A corruption hearing in Perth has been told how nearly $3 million was allegedly transferred from Western Australia’s Housing Department to benefit disgraced public servant Paul Whyte.
- The money was paid to a company and allegedly transferred to Paul Whyte
- Whyte is accused of using the money to help buy a house in Mosman Park
- He has already admitted hundreds of unrelated corruption offences
The Corruption and Crime Commission (CCC) is conducting an examination of whether Whyte misappropriated funds when he was with the department in 2012 and 2013.
Whyte has already pleaded guilty to hundreds of charges unrelated to the public examination.
At the centre of the current inquiry is the Hamilton Fly Camp, a proposed workers accommodation project at South Hedland.
A former general manager of Australian Civils, Stephen Edgar, told the CCC the company’s director Andrew Mitchell ordered him to invoice the Housing Department for more than $3 million.
The invoice was sent from Ausmodular, an Australian Civils company focused on temporary housing.
Mr Edgar told the CCC he did not feel comfortable with the arrangement, because the company did not have any orders and had not placed any, but said Mr Mitchell told him “this is how we’ve got to do it”.
He said he “didn’t think it was right”.
Witness believed Whyte would get money
Mr Edgar said after the money came in, in January 2013, he was then told to transfer about $2.9 million to an account.
He said he believed the “money was going to be paid out to Paul Whyte” personally, and he was told it was going to be paid back.
The CCC has already been told the funds were used by Whyte to buy a house in Mosman Park.
Further invoices in the hundreds of thousands of dollars were sent to the Housing Department and were paid.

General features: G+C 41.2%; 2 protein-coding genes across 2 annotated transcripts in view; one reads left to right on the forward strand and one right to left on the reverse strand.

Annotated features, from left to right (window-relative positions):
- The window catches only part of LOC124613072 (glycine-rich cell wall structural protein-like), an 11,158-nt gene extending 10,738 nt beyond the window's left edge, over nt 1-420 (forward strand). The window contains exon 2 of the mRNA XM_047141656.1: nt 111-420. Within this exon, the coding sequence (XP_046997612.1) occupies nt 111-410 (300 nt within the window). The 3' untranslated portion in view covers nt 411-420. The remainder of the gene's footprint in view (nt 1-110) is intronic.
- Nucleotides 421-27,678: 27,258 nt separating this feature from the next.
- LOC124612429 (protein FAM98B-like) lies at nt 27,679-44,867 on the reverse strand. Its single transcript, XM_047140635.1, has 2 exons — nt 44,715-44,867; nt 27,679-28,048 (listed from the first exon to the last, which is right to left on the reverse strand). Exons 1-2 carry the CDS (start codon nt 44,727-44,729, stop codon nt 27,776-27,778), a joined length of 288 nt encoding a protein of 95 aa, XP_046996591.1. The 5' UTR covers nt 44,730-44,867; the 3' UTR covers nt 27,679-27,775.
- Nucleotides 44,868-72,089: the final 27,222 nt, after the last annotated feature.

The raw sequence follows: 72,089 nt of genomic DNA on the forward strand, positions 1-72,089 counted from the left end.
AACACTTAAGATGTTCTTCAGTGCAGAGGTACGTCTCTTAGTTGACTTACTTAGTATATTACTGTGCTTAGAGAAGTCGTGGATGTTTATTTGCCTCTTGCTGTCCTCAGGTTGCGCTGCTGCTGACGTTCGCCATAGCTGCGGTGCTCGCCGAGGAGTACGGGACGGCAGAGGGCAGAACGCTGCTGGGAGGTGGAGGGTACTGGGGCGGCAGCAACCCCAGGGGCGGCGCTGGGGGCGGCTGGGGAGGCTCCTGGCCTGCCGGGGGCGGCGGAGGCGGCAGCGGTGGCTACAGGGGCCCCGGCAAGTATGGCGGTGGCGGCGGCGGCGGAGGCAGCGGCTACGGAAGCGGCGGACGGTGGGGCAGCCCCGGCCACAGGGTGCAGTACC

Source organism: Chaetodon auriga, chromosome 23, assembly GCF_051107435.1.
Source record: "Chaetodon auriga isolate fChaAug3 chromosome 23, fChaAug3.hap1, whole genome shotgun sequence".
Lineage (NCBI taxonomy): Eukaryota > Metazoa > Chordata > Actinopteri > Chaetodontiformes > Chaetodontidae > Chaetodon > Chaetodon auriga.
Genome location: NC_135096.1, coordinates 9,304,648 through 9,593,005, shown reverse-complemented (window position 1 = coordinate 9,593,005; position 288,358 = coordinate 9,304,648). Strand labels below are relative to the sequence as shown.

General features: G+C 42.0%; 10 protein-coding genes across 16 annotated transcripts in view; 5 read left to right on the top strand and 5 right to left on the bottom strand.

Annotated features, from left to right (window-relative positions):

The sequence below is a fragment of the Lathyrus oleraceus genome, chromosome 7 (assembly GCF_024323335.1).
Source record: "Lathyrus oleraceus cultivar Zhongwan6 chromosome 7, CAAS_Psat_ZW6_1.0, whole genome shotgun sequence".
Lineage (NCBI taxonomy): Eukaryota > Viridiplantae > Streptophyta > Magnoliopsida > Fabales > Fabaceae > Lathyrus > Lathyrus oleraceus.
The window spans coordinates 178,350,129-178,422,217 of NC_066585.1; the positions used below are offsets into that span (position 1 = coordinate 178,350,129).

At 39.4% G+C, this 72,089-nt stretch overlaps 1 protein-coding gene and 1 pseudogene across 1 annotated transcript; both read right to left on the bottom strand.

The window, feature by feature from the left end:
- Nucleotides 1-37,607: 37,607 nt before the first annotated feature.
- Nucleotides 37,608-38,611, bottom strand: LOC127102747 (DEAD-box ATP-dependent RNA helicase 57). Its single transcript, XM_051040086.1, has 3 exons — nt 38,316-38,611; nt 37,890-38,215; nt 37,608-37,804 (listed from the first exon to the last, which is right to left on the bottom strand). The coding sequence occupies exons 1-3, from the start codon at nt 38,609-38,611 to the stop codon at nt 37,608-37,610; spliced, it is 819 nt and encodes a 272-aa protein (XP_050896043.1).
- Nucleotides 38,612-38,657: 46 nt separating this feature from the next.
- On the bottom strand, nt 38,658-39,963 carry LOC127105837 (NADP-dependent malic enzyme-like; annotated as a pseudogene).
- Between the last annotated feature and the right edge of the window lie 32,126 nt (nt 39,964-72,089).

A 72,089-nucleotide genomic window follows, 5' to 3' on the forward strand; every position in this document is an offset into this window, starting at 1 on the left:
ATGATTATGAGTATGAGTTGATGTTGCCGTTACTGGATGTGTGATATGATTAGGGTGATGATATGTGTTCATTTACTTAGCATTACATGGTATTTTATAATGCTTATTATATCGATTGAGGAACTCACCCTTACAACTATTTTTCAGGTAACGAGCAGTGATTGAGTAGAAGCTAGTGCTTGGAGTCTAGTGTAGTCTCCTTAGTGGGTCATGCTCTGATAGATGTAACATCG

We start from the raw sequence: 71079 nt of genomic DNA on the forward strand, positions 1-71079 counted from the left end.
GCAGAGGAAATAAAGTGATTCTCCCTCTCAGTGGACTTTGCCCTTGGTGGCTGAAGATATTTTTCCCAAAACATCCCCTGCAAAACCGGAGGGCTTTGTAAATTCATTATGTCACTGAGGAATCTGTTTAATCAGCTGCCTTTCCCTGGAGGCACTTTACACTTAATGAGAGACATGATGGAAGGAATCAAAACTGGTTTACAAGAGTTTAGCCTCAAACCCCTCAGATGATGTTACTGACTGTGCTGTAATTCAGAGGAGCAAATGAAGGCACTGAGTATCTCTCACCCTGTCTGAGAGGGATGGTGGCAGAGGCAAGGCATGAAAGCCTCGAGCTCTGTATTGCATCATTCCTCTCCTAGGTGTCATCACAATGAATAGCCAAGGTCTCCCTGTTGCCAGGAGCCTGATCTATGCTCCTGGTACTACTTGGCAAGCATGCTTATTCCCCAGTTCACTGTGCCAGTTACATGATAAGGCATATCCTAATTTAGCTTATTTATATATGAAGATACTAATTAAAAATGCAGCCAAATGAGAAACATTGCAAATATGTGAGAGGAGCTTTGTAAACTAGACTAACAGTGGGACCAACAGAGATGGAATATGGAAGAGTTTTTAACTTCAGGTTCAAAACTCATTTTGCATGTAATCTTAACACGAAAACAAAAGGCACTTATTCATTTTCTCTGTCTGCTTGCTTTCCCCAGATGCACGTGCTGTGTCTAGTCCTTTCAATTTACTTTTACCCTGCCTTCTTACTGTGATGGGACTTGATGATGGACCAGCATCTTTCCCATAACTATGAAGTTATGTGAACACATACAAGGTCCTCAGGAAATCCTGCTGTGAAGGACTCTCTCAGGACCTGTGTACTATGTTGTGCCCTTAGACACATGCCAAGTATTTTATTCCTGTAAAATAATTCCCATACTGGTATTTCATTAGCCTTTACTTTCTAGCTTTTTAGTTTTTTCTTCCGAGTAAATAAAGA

Mr Edgar said no work was done on the Hamilton Fly Camp, although he had thought it was a legitimate project.
He continued to work for Australian Civils for several more years.
“I was told to do something, I just did it,” he said.
When he was asked why he had not told authorities, Mr Edgar replied: “I know some things, I’m not a person who tells tales.”
He said he had been concerned about future job security.
Mr Edgar told the CCC he had no common financial interests with Whyte.
Mr Mitchell was arrested in July and has been charged, but not in relation to the Hamilton Fly Camp.
Australian Civils helped Aboriginal community
The CCC was told Australian Civils had provided accommodation for the Warmun community after flooding in 2011.
Mr Edgar said he believed this was how the company came to the attention of the Housing Department.
He said Mr Mitchell “ran into” Whyte, who asked if the work could be done.
He told the CCC “everyone was running mad” because of the problems “up there”.
The State Government had approached bigger companies that could not do it.
Counsel assisting the Commission put it to Mr Edgar that the total of the Warmun work was $30 million.
“It does surprise me,” Mr Edgar replied.